It doesn't matter who is to blame at this stage. The best thing for the call handler to do in this situation is to begin by saying "sorry."

It's important that everyone understands you're not admitting fault or liability. You're simply expressing your regret that your customer has encountered a problem and assuring them that you will do whatever possible to assist them.

Saying "sorry" expresses sympathy rather than admitting guilt.

Nobody will sue you for apologising. If you watch a crime drama on TV and the detective says to the victim's family, "I am sorry for your loss," they are not confessing to the murder. They're simply expressing their condolences and mourning the loss of a loved one.

You must establish a rapport with the customer and make them realise that you have their best interests at heart in order to achieve the best results for both the company and the customer. Saying "sorry" when necessary is a good place to start.

3. Don’t be anonymous.

When people step up and take responsibility, we feel stronger.

We have more respect for someone who is willing to take responsibility for a decision, justify it, and stand behind it than we do for "The Marketing Team" or "The Customer Service Team," even if the news is grim.

But I understand if you're the boss and you're concerned about getting a barrage of phone calls.

To be frank, you deserve those calls if you're doing anything that's unjust, or if you're not communicating it well. Such are the lessons you must remember. Regardless of whether you're sending an email to a particular customer or a newsletter to all, it benefits the brand if consumers know they're dealing with a real individual rather than a faceless corporation.

When I was running customer support at a large software company, I used to either sign customer messages with my name or allow one of my team members to do so if it was anything special to their location. I was anxious at first, but by the end, I was sure enough that I'd provide my cell phone number on occasion.

What's more amazing?

I only ever had a couple of phone calls. All of the others went through the usual networks, which were teams that were set up to deal with day-to-day problems.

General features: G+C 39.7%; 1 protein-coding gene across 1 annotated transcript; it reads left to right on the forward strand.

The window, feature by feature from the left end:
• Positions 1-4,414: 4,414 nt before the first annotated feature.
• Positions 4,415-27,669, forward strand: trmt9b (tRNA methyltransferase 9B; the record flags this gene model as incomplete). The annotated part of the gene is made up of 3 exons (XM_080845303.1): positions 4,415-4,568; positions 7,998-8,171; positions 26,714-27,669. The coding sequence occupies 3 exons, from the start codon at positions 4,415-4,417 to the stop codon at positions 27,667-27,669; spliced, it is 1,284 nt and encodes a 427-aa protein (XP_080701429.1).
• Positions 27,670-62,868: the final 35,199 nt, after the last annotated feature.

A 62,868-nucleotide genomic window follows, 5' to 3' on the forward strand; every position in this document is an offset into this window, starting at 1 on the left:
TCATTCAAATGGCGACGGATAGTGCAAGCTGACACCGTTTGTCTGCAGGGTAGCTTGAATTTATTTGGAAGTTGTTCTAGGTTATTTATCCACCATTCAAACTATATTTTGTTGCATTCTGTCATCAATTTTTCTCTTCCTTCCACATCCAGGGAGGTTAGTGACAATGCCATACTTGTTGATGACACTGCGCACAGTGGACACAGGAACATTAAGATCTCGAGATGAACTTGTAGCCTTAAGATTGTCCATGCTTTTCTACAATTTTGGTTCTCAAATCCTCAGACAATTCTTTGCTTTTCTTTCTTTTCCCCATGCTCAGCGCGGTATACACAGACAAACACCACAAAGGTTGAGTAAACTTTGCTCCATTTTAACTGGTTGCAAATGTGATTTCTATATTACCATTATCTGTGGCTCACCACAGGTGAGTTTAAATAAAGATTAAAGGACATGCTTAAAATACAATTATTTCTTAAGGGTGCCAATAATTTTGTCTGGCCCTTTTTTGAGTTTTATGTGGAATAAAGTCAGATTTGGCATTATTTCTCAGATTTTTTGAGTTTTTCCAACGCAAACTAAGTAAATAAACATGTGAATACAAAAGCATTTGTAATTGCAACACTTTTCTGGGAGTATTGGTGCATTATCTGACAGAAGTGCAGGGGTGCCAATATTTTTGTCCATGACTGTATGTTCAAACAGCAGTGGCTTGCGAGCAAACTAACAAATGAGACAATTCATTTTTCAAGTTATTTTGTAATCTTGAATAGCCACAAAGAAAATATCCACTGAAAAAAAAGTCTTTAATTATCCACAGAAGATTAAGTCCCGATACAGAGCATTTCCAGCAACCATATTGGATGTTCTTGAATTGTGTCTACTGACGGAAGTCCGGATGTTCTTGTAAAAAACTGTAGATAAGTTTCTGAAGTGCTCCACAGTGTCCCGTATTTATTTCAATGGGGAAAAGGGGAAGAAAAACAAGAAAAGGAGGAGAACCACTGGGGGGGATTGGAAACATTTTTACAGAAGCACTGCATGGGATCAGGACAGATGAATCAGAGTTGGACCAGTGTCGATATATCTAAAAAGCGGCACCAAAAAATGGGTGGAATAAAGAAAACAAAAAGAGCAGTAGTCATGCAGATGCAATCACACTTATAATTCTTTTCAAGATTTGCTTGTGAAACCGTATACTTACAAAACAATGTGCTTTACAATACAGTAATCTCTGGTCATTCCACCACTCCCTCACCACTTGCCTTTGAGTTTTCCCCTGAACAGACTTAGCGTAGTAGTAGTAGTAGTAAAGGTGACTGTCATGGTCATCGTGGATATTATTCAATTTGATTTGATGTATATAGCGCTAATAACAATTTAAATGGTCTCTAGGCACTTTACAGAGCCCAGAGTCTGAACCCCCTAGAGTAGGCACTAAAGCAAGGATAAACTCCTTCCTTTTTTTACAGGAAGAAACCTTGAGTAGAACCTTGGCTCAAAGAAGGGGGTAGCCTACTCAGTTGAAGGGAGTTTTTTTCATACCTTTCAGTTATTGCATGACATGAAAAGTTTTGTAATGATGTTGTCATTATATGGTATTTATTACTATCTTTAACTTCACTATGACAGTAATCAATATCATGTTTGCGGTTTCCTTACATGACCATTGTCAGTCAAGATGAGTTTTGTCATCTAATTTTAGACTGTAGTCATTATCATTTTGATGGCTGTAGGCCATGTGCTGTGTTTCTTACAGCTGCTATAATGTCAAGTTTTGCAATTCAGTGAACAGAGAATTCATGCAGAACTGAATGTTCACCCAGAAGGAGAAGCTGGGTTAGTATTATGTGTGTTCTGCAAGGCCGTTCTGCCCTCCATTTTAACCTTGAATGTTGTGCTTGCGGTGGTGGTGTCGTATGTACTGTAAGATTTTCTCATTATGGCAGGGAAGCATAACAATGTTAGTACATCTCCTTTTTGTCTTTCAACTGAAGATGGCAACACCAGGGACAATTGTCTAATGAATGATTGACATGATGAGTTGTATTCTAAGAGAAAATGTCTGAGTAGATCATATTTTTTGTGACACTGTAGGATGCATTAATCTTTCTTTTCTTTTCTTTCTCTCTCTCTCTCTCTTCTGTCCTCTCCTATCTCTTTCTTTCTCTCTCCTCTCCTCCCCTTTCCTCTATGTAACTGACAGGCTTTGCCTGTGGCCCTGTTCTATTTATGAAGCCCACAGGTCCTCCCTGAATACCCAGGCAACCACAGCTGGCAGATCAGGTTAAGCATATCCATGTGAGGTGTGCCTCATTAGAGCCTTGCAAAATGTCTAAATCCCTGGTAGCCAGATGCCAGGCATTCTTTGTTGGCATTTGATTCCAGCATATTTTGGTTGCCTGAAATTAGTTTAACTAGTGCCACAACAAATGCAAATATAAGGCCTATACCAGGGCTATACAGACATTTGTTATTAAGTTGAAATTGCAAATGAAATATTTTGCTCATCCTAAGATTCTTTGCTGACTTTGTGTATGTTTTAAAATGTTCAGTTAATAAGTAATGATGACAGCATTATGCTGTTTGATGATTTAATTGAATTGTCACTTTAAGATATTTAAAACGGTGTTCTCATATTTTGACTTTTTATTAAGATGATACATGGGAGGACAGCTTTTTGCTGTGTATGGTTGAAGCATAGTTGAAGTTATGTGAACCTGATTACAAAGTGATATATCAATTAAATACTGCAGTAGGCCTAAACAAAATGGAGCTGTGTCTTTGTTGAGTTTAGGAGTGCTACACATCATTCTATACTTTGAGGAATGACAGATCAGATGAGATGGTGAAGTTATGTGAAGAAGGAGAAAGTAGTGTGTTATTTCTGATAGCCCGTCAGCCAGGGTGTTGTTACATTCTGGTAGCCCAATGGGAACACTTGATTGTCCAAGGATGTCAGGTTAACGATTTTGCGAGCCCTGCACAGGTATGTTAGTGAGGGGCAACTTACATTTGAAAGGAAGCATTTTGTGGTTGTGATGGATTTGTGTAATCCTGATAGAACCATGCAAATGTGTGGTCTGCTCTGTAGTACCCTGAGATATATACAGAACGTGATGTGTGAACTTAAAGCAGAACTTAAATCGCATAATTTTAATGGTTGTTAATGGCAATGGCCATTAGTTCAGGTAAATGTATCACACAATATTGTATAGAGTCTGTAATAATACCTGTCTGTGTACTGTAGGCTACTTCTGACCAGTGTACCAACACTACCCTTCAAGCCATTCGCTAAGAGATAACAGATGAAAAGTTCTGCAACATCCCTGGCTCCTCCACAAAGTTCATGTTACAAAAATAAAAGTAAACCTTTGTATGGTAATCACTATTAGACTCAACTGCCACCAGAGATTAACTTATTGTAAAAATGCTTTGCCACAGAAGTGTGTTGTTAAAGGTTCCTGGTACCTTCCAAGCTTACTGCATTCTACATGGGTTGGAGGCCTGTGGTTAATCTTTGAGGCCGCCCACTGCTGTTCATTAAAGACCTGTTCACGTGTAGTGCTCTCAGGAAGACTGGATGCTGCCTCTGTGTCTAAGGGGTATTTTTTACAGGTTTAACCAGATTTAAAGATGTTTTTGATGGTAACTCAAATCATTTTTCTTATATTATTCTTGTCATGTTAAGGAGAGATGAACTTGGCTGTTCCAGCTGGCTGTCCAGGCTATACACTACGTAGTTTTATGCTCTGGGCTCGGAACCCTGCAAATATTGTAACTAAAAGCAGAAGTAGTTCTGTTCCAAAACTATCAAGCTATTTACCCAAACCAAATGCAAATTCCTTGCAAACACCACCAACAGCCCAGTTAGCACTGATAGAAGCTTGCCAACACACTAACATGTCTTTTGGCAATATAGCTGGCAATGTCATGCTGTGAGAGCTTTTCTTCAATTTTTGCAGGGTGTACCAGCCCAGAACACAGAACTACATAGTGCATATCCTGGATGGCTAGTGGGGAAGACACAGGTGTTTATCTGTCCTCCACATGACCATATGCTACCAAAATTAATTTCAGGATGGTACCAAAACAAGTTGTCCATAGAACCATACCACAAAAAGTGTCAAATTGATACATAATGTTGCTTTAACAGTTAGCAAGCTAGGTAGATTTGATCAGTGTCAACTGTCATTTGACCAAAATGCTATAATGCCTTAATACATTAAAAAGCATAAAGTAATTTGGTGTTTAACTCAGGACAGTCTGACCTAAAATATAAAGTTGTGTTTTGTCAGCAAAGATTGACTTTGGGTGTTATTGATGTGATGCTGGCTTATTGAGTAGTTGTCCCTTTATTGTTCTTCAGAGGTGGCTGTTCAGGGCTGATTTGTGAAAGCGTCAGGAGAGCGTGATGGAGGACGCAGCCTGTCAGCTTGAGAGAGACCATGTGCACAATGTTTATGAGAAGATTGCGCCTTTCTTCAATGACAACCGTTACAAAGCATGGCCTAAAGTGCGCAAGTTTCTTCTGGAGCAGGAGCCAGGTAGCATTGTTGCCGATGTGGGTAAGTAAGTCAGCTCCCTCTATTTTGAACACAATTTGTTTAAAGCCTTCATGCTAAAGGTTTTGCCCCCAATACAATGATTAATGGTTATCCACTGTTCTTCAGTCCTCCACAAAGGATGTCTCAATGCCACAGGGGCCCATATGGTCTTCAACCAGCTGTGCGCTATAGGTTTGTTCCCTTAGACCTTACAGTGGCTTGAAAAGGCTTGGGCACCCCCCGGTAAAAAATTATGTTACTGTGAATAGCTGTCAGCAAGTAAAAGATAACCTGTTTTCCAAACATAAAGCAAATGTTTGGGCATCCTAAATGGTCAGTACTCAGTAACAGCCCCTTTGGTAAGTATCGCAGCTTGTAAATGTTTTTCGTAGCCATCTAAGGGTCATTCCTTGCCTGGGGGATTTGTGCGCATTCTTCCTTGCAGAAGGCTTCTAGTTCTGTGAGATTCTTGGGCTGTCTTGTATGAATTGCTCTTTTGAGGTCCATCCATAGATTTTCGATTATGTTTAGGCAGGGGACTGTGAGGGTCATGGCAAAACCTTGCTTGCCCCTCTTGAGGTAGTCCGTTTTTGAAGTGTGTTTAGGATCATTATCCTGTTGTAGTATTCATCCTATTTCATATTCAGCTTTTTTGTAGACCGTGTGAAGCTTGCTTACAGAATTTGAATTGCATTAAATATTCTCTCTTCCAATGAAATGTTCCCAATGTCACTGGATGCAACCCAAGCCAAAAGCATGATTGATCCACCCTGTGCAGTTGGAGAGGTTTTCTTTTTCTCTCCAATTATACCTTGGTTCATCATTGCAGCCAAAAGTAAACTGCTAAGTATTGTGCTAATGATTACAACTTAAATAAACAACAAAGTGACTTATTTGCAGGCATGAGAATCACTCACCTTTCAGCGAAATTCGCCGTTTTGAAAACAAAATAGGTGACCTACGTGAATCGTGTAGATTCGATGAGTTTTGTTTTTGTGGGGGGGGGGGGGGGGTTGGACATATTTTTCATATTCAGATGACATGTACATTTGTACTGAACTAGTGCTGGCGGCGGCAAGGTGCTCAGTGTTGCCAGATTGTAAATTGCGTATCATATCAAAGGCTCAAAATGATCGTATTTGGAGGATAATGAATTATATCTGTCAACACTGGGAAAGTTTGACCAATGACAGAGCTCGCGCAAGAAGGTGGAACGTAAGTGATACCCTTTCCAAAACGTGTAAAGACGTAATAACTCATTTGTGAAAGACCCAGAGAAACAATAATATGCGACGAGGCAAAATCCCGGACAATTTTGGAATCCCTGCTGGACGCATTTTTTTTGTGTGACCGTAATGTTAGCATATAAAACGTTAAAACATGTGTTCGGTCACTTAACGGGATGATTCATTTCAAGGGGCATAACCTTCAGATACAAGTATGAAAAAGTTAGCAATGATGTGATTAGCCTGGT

And I'm grateful I got those personal calls because they were from high-value customers. Things had gone horribly wrong for them; their standard methods for dealing with customer issues had collapsed, and they were clinging to life by a thread.

Even though hearing the bad news wasn't pleasant at the moment, I was grateful for the opportunity to save them. At the very least, we were able to resolve the situation and keep their company.

Of course, if every customer called you directly, you wouldn't be able to manage it. (They aren't going to do it.)

As a leader, though, you should have teams and processes in place to answer those calls. Managers who know how to handle escalations. Procedures for determining when messages will be sent out and ensuring that you have the resources to respond. Also, make arrangements on what you'll do if anything goes wrong.

It's your responsibility to create a machine that delights and retains customers. If you do that, you'll find that the vast majority of consumers can use the reliable communication networks that have been set up for them instead of trying to track down an executive who is most likely in a meeting.

They won't try to contact you directly unless something has gone horribly wrong, not least because they'll assume you don't know how to use your company's IT systems (at least in my case). It would only be as a last resort if they contact you.